MSNBC president Phil Griffin said in a statement Friday: "I became aware of Keith's political contributions late last night. Mindful of NBC News policy and standards, I have suspended him indefinitely without pay."
According to a 2007 summary on MSNBC.com, parent company NBC warns each staff member to avoid activities that "could jeopardize his or her standing as an impartial journalist because they may create the appearance of a conflict of interest."
True to the blurring of news and advocacy throughout the cable-news universe, Olbermann is an ambiguous figure at best. Angered at the Bush administration's Iraq war policy, he started taking Countdown from straight news toward leftward advocacy. He and hosts Chris Matthews and Rachel Maddow have helped make MSNBC's weeknight lineup competitive with leader Fox News. Countdown, which often draws more than 1 million nightly viewers (good for cable, but not as good as Fox News leader Bill O'Reilly) is by now aggressively liberal. And yet Olbermann was the coanchor for MSNBC's election coverage this week. He has had several clashes with Griffin and other higher-ups over editorial decisions.
The three major cable-TV news channels - MSNBC, Fox News, and CNN - remain locked in a grim struggle for dominance, with Fox News in the lead. Many commentators see Fox News as heavily biased toward Republican and conservative causes. CNN, avowedly centrist, often lags in prime time. MSNBC has taken what some analysts see as a center-left approach. In October, it began an ad campaign with the slogan "Lean Forward," which some find biased to the left.
Standards regarding political contributions vary in the media industry. CBS, ABC, and NPR forbid staffers to make political donations, while NBC/MSNBC TV requires staffers to get permission from the president of NBC News. (Olbermann apparently didn't do so.) Reuters allows staffers not working on political material to make contributions.
Fox News allows contributions as long as they are not from corporate funds. Personal involvement in political activity "is permitted as long as the activity does not interfere with or impair the performance of the employee's duties for the company."
Fox News commentator Sean Hannity donated $4,800 to the campaign of House hopeful John Gomez (R., N.Y.), who lost, and $5,000 to the political action committee of Rep. Michelle Bachmann (R., Minn.), who won. Hannity has also appeared at several political rallies. In turn, political figures such as Sarah Palin and Mike Huckabee are regular contributors.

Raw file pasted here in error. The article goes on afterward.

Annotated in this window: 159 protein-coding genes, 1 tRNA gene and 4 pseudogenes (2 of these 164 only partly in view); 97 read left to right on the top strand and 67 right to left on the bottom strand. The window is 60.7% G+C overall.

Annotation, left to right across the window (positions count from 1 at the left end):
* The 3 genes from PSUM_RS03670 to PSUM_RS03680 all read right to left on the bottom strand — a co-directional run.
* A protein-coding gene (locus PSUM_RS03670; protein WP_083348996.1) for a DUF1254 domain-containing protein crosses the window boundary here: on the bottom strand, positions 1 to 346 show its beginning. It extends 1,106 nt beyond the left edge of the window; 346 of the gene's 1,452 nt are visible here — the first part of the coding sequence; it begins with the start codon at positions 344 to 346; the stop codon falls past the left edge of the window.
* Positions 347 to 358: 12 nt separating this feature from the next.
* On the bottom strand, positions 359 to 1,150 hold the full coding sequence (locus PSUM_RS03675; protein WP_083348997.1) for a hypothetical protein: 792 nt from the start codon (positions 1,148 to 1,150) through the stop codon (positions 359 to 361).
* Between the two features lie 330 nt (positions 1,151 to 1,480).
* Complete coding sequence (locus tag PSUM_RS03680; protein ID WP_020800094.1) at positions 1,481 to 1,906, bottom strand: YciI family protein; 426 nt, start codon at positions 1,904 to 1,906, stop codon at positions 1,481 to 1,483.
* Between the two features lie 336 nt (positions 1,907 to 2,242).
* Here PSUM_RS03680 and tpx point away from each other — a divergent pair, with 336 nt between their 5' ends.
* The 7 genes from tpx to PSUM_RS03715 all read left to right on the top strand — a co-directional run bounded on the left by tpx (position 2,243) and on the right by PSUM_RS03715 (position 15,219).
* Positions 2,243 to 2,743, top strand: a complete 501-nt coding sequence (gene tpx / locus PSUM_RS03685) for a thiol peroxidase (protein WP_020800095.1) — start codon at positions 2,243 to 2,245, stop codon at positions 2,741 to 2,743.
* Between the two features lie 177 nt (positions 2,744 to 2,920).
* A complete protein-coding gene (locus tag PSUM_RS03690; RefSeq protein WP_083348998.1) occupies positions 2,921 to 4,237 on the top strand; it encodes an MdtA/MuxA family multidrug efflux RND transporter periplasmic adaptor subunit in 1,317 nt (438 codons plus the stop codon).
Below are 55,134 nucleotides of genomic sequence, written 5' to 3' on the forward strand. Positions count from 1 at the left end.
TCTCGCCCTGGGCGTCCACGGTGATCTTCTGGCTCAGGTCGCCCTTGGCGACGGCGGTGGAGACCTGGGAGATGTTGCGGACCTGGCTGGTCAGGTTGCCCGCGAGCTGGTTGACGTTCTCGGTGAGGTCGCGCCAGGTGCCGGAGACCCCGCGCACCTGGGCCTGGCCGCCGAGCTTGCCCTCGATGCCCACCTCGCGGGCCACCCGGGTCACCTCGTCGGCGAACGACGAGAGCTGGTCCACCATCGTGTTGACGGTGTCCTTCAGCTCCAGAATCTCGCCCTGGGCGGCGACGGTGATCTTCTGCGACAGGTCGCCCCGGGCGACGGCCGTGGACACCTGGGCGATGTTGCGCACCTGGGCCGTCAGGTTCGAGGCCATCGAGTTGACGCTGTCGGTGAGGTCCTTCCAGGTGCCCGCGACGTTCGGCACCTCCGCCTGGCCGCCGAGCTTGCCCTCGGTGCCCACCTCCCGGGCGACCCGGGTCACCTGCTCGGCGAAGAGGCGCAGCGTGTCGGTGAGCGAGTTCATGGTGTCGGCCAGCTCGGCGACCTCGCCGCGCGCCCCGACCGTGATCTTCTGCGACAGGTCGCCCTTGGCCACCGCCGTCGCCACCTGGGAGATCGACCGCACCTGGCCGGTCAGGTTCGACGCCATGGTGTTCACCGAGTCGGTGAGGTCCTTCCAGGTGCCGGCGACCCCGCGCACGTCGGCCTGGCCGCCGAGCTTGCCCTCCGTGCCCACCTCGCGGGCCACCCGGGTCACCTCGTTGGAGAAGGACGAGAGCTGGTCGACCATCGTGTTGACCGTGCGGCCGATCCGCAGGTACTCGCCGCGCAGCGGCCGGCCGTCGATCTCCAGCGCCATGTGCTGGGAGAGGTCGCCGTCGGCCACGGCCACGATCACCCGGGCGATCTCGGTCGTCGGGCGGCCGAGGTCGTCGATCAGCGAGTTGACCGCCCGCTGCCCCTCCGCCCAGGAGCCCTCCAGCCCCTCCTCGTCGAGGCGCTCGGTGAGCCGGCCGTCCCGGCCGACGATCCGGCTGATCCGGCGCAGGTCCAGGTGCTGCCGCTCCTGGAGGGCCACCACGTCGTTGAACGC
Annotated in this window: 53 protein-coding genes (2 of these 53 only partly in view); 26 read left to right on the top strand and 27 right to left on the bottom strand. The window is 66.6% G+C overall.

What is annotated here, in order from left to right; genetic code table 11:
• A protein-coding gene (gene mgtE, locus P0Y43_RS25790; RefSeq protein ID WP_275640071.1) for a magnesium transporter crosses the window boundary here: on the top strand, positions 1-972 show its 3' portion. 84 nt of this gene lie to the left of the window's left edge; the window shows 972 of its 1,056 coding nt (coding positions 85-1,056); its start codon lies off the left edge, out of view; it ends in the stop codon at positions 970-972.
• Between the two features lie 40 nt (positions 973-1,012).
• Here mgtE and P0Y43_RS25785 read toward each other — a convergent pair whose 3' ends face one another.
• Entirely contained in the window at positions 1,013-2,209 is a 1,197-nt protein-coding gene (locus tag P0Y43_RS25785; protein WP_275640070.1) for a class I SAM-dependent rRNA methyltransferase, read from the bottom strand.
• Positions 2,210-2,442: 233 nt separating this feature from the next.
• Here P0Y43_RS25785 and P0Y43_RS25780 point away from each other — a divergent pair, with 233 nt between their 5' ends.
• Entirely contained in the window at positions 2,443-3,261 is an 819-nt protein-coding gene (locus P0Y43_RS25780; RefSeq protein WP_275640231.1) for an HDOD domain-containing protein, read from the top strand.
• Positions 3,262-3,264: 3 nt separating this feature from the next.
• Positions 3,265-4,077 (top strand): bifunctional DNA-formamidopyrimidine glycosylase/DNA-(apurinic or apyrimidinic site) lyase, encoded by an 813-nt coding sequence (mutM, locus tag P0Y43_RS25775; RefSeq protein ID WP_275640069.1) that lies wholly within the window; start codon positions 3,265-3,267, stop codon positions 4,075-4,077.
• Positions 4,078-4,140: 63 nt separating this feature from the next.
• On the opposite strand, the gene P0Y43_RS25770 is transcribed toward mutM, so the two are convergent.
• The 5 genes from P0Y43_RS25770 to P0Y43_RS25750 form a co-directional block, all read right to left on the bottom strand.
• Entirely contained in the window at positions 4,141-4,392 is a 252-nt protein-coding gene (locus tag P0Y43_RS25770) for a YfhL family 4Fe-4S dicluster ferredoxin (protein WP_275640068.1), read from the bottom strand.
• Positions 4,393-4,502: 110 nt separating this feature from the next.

News Corp., the company that owns Fox News, gave $1.25 million to the Republican Governors Association and another $1 million to the U.S. Chamber of Commerce. The Chamber was aggressive in pro-GOP campaigning in the election season just past.
Many media blogs were critical of the MSNBC move, on a variety of grounds. Derek Thompson of the Atlantic wrote that news of Olbermann's contributions "reaffirms the biases we all knew he had. But does it jeopardize his standing as impartial?"
Calling the MSNBC move "hypocrisy," the Daily Kos pointed out that Joe Scarborough, conservative host of MSNBC morning show Morning Joe, has contributed to Republican candidates for years, including a much-publicized $4,200 to Republican House candidate Derek Kitts of Oregon in May 2006 - a week before Kitts appeared on Scarborough's show. Pat Buchanan, a conservative commentator often on MSNBC, donated repeatedly between 2005 and 2008.
Inquirer policies and procedures make clear that "staff members may not make contributions of money or time to candidates, parties or groups taking a partisan stance." Staff members also are instructed to "avoid activity that could create the appearance of a conflict" with their professional duties.
Roy Peter Clark, vice president and senior scholar at the Poynter Institute in St. Petersburg, Fla., says that while the NBC policy is "pretty clear," it is also likely to have been "formulated in an earlier time."
"No one should expect journalists to be civic celibates," Clark says, "but you can't put a campaign sign on your lawn or bumper sticker on your car. If I'm supposedly nonpartisan, I shouldn't wrap myself in public in the flags of partisanship."
Contact staff writer John Timpane at 215-854-4406, email@example.com or twitter.com/jtimpane.
Staff writer Jonathan Storm contributed to this article.